How Instructors and Students Can Improve Virtual Collaboration
Donna Chapman | November 12, 2020
Higher Education, Remote Learning4 min read
Higher education institutions must rethink the different modalities that they use to provide instruction in the face of the coronavirus pandemic. For many students, the best learning happens when they are together and can collaborate. Professors allow students to break out into smaller groups to help strengthen concepts presented and monitor to see if the students understand the material.
Universities now rely on a hybrid model of limited in-person classes and remote education. Enabling the opportunity to collaborate with other students and the professor is necessary now more than ever.
Synchronous and Asynchronous Communication and Collaboration
Collaboration and communication needs vary between students. Additionally, a professor’s teaching style, the material being presented, and the defined learning objectives all impact the style of communication and collaboration used.
Asynchronous learning may take advantage of new technologies as well. The primary difference is that asynchronous learning does not rely on a set schedule. The learning is self-paced. Professors who are also working remotely can deliver the relevant content, materials, and assignments through a number of digital platforms and make them accessible as needed.
With the right technology on hand, students can interact with the assignments, resource materials, and each other no matter their location or time zone.
The Importance of Synchronous Learning
Synchronous learning most closely resembles the traditional in-class experience that we have become accustomed to. The real-time delivery of information creates an opportunity for conversations that have been proven to be effective for student engagement.
Synchronous learning provides the opportunity for concepts being taught to be applied and to collaborate with other students. Synchronous learning is also valuable as it provides students and educators with the opportunity to interact with each other on a social, albeit distanced, level.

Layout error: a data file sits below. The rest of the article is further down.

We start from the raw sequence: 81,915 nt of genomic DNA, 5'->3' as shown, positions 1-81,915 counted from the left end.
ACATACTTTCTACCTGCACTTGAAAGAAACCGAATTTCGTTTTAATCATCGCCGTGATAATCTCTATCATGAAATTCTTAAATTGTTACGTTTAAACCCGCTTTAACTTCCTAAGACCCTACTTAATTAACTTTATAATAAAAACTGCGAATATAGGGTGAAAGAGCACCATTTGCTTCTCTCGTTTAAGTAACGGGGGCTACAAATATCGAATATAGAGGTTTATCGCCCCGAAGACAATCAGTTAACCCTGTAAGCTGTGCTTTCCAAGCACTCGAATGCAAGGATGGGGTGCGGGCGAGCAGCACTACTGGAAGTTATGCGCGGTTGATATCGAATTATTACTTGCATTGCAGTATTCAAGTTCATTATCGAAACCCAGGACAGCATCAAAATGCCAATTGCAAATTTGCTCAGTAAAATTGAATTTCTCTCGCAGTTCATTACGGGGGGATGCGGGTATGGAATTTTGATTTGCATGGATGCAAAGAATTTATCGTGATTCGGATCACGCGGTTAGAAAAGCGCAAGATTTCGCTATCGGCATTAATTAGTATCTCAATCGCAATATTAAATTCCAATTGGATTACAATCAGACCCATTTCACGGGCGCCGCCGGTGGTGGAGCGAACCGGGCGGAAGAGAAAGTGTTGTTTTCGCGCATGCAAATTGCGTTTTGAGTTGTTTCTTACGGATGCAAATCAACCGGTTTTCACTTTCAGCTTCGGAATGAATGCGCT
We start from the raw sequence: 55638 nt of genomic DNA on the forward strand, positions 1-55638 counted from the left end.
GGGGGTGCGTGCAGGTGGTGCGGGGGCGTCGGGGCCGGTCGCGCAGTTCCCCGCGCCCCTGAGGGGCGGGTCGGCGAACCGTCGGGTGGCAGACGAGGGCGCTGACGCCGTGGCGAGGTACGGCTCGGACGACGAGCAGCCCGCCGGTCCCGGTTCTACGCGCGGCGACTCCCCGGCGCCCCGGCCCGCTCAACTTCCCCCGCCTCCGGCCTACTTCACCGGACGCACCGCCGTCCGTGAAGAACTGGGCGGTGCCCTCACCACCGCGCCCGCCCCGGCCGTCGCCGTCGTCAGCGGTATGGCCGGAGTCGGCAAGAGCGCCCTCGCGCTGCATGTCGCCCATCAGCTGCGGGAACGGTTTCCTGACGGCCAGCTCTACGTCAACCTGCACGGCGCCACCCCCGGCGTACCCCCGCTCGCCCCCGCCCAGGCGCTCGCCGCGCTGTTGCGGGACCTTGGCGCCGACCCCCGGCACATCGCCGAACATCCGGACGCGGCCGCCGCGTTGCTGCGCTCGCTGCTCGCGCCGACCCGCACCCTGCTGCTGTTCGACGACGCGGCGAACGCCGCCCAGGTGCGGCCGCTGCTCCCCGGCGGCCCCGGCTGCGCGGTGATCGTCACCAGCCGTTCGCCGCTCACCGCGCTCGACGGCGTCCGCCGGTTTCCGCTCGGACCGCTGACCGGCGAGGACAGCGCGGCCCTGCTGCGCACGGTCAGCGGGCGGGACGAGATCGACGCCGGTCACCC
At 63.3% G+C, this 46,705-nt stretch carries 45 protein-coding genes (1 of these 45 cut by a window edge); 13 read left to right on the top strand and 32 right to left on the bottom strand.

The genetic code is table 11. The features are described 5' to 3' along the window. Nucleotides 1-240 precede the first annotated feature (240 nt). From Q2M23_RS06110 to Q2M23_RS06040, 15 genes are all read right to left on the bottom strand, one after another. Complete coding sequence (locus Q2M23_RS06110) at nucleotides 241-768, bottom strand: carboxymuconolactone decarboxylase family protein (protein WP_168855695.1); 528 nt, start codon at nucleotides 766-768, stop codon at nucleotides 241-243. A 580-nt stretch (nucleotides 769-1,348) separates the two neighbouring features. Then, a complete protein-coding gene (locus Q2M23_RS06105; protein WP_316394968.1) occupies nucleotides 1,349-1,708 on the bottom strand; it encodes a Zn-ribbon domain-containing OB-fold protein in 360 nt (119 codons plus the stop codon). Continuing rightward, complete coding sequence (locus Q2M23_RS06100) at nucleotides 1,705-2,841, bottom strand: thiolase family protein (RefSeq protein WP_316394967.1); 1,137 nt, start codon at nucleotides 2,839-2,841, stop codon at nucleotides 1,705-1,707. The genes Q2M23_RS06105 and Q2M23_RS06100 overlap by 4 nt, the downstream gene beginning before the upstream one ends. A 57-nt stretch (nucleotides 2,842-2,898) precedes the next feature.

The Importance of Asynchronous Learning
Pre-pandemic, students from around the world would travel to their chosen university’s campus. Here they would live and attend classes together – all in the same time zone. Today, many students are not traveling to their school which means educators are now being forced to deliver their coursework to students in multiple time zones around the world.
Asynchronous learning is useful in these cases when it is difficult, if not impossible, to have all of your students on the same schedule.
Bluescape improves the classroom experience, whether it takes place in a room, online, or a combination of both. Students and instructors can use Bluescape to collaboratively share, present, and review class materials, assignments, and projects from any device, at any time.
Incorporate Existing Technologies
Bluescape empowers everyone to teach and learn with the applications they use every day. Create Office365 or Google documents and upload them to Bluescape or share them with OneDrive and Google Drive links. Video conferencing is built into Bluescape, including support for Cisco Webex and Zoom, so everyone can communicate without losing context.
Enrich the Experience with Dynamic Content and Media
Bluescape makes all of your course content visible and accessible instead of being limited to a single device viewed on a single projector or screen share. Add photos, graphics, and videos from your device or from your Box and Dropbox accounts. Present web pages with an embedded browser. And visually orchestrate the content to invite comparison, cluster similar concepts, and accelerate visual learning.
Workspace persistence means curricula can be pre-planned and adapted throughout the term. Assignments and projects can be annotated, updated, and monitored over time so everyone stays involved and actively participates in all aspects of their work.
Donna is a trusted advisor in the dynamic higher-ed space for over 25 years. She’s passionate about impacting the student experience and the value of education through transformative tech. She is President of the E-Board at Bridgewater State University.
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